• Fri
  • Nov 28, 2014
  • Updated: 11:29am
Jake's View
PUBLISHED : Tuesday, 08 October, 2013, 12:00am
UPDATED : Tuesday, 08 October, 2013, 1:17am

HKMC not playing on a level field

By engaging in the mortgage insurance business, the corporation is crushing out some nascent start-ups in the private sector

"We are not going to compete with the private sector. When there is a need from the society that the private sector is yet to fulfil, we will be there to help close the gap. The new name will reflect the business more appropriately."

Raymond Li Ling-cheung,
chief executive,
HK Mortgage Corporation,
SCMP, October 7

The new name will be created by adding the words "Credit and Guarantee" between the words "Mortgage" and "Corporation". My congratulations to you on your insight if this reflects anything of significance to you.

Let's clear up several immediate misperceptions. Li will make a distinct break with the past if he guides this interventionist government agency away from competing with the private sector. Almost the first thing it did on its inception was jump into a private-sector business, mortgage insurance.

Nothing wrong with that, you will say. If the HKMC can offer financial services more efficiently than a private-sector entity can do, so then let it compete by all means.

What need that is not a straight handout will the HKMC ever sniff out before others do so?

I agree if it does so on a level playing field, but this one is not. A crucial determinant of competitive success in financial services is cost of funds. If you are truly good at what you do and have the trust of the public, then you can obtain funds at a lower interest cost than most others can do.

From day one, however, and with no track record at all, the HKMC could obtain funds at the best possible rate by leaning on the government's credit rating. Give me a banking licence and the same privilege and I shall create one of Hong Kong's bigger banks for you in record time. There is nothing to the corporation's credit here.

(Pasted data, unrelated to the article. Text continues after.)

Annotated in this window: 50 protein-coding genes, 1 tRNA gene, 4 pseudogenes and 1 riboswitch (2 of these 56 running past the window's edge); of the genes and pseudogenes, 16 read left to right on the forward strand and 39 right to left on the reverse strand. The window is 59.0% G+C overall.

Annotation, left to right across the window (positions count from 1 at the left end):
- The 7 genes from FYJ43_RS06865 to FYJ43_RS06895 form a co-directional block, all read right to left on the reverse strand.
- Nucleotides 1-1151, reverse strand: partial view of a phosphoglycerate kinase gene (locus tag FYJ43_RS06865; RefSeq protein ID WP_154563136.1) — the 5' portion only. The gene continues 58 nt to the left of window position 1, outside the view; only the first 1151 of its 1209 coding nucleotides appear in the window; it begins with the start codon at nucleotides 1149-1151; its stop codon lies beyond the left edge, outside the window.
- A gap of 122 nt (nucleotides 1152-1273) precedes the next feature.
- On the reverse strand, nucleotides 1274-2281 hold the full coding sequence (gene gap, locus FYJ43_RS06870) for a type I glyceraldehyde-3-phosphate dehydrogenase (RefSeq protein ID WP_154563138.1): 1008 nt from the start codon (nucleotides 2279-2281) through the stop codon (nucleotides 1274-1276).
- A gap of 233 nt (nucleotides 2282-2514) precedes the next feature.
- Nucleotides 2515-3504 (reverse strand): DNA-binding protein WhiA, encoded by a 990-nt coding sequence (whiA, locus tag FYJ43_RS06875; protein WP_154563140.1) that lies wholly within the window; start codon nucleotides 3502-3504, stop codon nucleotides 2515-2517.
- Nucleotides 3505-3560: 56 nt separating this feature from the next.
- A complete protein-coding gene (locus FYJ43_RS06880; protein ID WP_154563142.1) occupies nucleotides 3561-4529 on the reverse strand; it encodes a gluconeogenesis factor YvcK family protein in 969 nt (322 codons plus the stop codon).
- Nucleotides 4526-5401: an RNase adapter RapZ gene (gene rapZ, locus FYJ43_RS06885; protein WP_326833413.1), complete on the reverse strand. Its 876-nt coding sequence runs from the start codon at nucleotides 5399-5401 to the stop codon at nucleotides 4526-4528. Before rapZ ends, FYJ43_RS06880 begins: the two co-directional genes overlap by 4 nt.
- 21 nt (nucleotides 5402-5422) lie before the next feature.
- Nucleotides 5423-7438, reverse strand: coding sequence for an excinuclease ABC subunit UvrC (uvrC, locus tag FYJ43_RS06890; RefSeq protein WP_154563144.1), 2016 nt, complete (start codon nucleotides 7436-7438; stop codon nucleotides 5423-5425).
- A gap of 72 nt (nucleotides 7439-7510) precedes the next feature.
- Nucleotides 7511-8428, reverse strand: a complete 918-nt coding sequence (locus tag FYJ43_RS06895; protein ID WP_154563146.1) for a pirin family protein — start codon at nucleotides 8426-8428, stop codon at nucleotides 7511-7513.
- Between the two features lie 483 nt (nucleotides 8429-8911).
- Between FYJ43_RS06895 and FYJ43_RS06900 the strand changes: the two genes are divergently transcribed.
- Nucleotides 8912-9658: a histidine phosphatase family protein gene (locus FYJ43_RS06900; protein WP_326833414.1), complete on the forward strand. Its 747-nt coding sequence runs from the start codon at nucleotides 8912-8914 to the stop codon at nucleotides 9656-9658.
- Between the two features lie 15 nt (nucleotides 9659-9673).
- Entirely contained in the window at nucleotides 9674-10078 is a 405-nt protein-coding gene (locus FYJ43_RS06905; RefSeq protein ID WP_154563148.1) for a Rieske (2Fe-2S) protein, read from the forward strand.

What it actually did in mortgage insurance was crush some nascent private-sector businesses that might have taken the idea further than the HKMC ever did. Admittedly, this could not be very far in today's environment of ultra-low interest rates but the point is that having an elephant stomping about at random is no way to nurture start-up businesses in any field.

Mortgage insurance - topping up down payments with extra loans to get around official mortgage loan limits - is in any case an unsuitable business for government. The 2008 housing finance crisis in the United States came about largely because the US government did something very similar by lending to unsuitable risks through two elephant mortgage agencies.

It never went very far in Hong Kong, of course. The property market crashed soon after the HKMC was set up and the corporation found itself looking elsewhere for business.

This has included financing taxi licence purchases, which is a classic speculators' game on which Hong Kong's well-being in no way depends, and buying Korean fixed-income paper, don't ask me why.

One wonders, in fact, if there is much left aside from financing blue cheese imports from the moon in which the HKMC has not by now dabbled, and yet Li still speaks of expanding the product range.

There are two more points on which I really must take issue with him. The first is his contention that "when there is a need from the society that the private sector is yet to fulfil, we will be there to help close the gap".

How would he know when such a need arises and is truly more than just the usual shrill demand for money from the many corporate beggars who hang about outside the financial secretary's door? Every banker I have ever known is on a constant hunt for new opportunities. What need that is not a straight public handout will the HKMC ever sniff out before others do so? This is no keen-nosed bloodhound. This is a fat, pastured cow.

As much to the point, the HKMC is a subsidiary of the Hong Kong Monetary Authority, the first line of prudential supervision of our banks. It is improper, and actually dangerous, for a regulatory agency to involve itself directly in a business that it is meant to supervise.

What we have here, in short, is another of these government agencies that have long passed their sell-by dates. The difference in this case is that the HKMC passed that date almost the day it was established.

jake.vanderkamp@scmp.com

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This article is now closed to comments

shouken
It seems the nature of HKMC is government-owned and -controlled business. It really depends on one's position on whether state-owned business will serve public interests better than private business. If the public's interests are better served with this HKMC arrangement, why not? Is the private sector more trustworthy than the government in serving the community? This quickly evolves into a large economic and ideological issue. But I really hope to hear Jake share his opinion with us.
 
 
 
 
 

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